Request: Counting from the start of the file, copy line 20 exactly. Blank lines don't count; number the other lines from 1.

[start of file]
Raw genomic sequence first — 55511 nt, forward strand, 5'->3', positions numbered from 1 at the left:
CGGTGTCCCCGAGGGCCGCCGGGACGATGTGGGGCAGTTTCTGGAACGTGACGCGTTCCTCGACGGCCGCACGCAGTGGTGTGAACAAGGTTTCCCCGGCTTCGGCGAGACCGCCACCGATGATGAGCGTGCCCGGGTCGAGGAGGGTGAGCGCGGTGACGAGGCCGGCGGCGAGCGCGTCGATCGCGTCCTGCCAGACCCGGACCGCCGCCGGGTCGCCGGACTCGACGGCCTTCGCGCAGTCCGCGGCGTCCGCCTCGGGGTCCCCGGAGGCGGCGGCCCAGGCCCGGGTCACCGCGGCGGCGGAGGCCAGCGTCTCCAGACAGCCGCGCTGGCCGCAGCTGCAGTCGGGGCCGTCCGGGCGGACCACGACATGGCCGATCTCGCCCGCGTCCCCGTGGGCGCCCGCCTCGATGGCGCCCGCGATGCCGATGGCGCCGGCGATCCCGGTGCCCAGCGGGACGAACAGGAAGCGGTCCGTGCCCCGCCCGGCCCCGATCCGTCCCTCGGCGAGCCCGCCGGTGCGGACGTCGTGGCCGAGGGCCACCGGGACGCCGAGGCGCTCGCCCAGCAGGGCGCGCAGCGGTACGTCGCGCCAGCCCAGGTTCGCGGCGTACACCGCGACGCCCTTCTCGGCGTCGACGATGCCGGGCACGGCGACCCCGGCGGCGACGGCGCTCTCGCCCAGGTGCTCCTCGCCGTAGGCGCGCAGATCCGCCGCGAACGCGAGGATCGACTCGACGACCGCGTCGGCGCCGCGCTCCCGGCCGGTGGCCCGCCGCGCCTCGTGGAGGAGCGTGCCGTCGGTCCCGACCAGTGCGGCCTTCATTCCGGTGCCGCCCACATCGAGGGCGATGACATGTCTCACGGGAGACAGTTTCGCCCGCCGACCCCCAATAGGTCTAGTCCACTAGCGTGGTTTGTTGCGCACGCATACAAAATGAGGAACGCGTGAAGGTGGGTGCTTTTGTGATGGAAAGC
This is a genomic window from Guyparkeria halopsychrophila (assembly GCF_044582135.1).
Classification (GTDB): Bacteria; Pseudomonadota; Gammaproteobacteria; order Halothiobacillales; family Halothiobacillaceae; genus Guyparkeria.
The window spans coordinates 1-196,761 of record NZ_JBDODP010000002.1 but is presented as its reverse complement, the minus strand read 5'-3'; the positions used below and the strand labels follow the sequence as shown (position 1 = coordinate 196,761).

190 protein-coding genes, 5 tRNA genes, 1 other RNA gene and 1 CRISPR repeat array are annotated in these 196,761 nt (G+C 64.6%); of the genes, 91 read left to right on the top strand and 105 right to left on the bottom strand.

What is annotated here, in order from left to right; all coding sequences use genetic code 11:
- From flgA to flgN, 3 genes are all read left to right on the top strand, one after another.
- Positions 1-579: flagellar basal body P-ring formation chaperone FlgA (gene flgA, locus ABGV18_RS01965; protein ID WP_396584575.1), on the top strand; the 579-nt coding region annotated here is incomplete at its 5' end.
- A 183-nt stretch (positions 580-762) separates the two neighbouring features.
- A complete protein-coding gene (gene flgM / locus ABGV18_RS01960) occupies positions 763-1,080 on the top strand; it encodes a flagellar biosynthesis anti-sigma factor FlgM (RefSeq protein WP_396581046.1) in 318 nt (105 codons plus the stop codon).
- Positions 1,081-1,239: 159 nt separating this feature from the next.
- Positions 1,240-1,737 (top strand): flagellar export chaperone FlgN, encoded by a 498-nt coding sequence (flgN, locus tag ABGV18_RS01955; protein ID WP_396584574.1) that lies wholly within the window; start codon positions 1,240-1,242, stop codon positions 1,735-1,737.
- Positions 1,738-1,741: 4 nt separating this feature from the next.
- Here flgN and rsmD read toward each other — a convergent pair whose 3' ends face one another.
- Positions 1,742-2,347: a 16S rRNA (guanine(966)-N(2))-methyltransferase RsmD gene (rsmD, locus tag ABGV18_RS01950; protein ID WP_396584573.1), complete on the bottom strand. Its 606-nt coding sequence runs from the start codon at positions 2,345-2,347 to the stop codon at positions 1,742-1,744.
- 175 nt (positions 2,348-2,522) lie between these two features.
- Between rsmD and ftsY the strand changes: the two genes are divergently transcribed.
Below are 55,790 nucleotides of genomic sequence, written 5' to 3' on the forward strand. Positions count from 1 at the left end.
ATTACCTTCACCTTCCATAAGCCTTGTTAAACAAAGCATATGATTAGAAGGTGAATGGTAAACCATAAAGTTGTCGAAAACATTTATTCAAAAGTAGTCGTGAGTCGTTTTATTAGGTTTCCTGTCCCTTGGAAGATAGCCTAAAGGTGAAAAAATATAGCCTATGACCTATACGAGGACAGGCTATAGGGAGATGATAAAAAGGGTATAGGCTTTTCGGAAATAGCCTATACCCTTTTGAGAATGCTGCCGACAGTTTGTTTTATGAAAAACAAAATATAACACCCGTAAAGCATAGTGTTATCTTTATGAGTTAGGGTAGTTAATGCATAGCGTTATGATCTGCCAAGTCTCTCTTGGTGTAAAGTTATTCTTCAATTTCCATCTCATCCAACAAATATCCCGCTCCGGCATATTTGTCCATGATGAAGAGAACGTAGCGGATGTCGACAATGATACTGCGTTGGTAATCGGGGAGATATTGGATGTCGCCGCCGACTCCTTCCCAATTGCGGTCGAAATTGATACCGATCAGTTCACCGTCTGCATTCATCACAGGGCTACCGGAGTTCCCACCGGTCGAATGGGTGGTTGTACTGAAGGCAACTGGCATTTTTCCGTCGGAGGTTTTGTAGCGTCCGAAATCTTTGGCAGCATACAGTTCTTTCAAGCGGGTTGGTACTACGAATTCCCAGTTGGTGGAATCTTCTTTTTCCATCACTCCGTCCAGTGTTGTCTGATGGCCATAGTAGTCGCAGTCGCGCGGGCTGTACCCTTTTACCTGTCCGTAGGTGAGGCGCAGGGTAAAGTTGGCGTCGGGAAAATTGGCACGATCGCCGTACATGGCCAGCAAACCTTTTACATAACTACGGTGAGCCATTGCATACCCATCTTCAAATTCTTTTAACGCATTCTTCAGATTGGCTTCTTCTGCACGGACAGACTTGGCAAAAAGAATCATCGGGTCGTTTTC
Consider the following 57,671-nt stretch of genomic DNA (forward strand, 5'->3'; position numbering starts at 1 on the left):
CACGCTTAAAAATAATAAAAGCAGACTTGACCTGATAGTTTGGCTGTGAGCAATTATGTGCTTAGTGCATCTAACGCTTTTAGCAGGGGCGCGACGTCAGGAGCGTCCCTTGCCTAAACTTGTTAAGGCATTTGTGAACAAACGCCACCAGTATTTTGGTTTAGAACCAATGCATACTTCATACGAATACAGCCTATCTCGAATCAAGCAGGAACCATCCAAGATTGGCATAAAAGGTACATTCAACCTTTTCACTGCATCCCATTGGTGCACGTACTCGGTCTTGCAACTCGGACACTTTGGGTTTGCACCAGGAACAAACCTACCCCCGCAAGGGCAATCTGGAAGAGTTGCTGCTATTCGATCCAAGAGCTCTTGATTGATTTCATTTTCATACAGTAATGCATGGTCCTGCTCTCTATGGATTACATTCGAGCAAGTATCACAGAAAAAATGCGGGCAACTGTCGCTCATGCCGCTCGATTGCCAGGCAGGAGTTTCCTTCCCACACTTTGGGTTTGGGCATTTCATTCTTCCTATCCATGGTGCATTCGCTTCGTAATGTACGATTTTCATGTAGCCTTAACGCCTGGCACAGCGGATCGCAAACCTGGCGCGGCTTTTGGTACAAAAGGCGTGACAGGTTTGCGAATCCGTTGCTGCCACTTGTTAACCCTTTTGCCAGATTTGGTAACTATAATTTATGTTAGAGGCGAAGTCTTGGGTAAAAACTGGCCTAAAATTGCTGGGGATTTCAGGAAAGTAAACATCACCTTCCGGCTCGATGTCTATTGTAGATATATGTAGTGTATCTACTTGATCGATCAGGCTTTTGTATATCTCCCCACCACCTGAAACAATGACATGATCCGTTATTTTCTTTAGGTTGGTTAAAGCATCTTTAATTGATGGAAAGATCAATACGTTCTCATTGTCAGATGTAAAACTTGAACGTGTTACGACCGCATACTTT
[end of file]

ATTACCTTCACCTTCCATAAGCCTTGTTAAACAAAGCATATGATTAGAAGGTGAATGGTAAACCATAAAGTTGTCGAAAACATTTATTCAAAAGTAGTCGTGAGTCGTTTTATTAGGTTTCCTGTCCCTTGGAAGATAGCCTAAAGGTGAAAAAATATAGCCTATGACCTATACGAGGACAGGCTATAGGGAGATGATAAAAAGGGTATAGGCTTTTCGGAAATAGCCTATACCCTTTTGAGAATGCTGCCGACAGTTTGTTTTATGAAAAACAAAATATAACACCCGTAAAGCATAGTGTTATCTTTATGAGTTAGGGTAGTTAATGCATAGCGTTATGATCTGCCAAGTCTCTCTTGGTGTAAAGTTATTCTTCAATTTCCATCTCATCCAACAAATATCCCGCTCCGGCATATTTGTCCATGATGAAGAGAACGTAGCGGATGTCGACAATGATACTGCGTTGGTAATCGGGGAGATATTGGATGTCGCCGCCGACTCCTTCCCAATTGCGGTCGAAATTGATACCGATCAGTTCACCGTCTGCATTCATCACAGGGCTACCGGAGTTCCCACCGGTCGAATGGGTGGTTGTACTGAAGGCAACTGGCATTTTTCCGTCGGAGGTTTTGTAGCGTCCGAAATCTTTGGCAGCATACAGTTCTTTCAAGCGGGTTGGTACTACGAATTCCCAGTTGGTGGAATCTTCTTTTTCCATCACTCCGTCCAGTGTTGTCTGATGGCCATAGTAGTCGCAGTCGCGCGGGCTGTACCCTTTTACCTGTCCGTAGGTGAGGCGCAGGGTAAAGTTGGCGTCGGGAAAATTGGCACGATCGCCGTACATGGCCAGCAAACCTTTTACATAACTACGGTGAGCCATTGCATACCCATCTTCAAATTCTTTTAACGCATTCTTCAGATTGGCTTCTTCTGCACGGACAGACTTGGCAAAAAGAATCATCGGGTCGTTTTC